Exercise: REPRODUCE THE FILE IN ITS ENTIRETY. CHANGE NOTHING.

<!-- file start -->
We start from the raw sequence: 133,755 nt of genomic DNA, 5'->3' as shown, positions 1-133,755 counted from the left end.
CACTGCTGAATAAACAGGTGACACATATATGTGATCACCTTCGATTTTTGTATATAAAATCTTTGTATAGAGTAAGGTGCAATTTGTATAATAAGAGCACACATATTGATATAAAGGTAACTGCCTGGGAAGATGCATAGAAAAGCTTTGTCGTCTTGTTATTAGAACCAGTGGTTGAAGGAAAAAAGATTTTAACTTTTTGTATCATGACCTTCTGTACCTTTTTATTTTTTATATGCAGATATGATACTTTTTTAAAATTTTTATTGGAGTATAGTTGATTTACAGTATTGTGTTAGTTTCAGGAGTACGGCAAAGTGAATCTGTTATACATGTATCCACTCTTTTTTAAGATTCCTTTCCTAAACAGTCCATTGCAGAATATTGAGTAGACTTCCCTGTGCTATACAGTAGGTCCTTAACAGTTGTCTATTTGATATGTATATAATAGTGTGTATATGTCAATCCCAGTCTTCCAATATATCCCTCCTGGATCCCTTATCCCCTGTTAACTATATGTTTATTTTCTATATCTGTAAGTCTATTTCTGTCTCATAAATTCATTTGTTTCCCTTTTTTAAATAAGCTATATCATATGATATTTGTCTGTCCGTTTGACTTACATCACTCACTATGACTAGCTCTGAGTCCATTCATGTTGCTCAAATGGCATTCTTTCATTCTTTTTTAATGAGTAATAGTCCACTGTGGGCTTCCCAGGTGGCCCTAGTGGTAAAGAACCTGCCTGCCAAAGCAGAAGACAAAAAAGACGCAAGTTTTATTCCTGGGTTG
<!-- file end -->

We start from the raw sequence: 133,755 nt of genomic DNA, 5'->3' as shown, positions 1-133,755 counted from the left end.
CACTGCTGAATAAACAGGTGACACATATATGTGATCACCTTCGATTTTTGTATATAAAATCTTTGTATAGAGTAAGGTGCAATTTGTATAATAAGAGCACACATATTGATATAAAGGTAACTGCCTGGGAAGATGCATAGAAAAGCTTTGTCGTCTTGTTATTAGAACCAGTGGTTGAAGGAAAAAAGATTTTAACTTTTTGTATCATGACCTTCTGTACCTTTTTATTTTTTATATGCAGATATGATACTTTTTTAAAATTTTTATTGGAGTATAGTTGATTTACAGTATTGTGTTAGTTTCAGGAGTACGGCAAAGTGAATCTGTTATACATGTATCCACTCTTTTTTAAGATTCCTTTCCTAAACAGTCCATTGCAGAATATTGAGTAGACTTCCCTGTGCTATACAGTAGGTCCTTAACAGTTGTCTATTTGATATGTATATAATAGTGTGTATATGTCAATCCCAGTCTTCCAATATATCCCTCCTGGATCCCTTATCCCCTGTTAACTATATGTTTATTTTCTATATCTGTAAGTCTATTTCTGTCTCATAAATTCATTTGTTTCCCTTTTTTAAATAAGCTATATCATATGATATTTGTCTGTCCGTTTGACTTACATCACTCACTATGACTAGCTCTGAGTCCATTCATGTTGCTCAAATGGCATTCTTTCATTCTTTTTTAATGAGTAATAGTCCACTGTGGGCTTCCCAGGTGGCCCTAGTGGTAAAGAACCTGCCTGCCAAAGCAGAAGACAAAAAAGACGCAAGTTTTATTCCTGGGTTG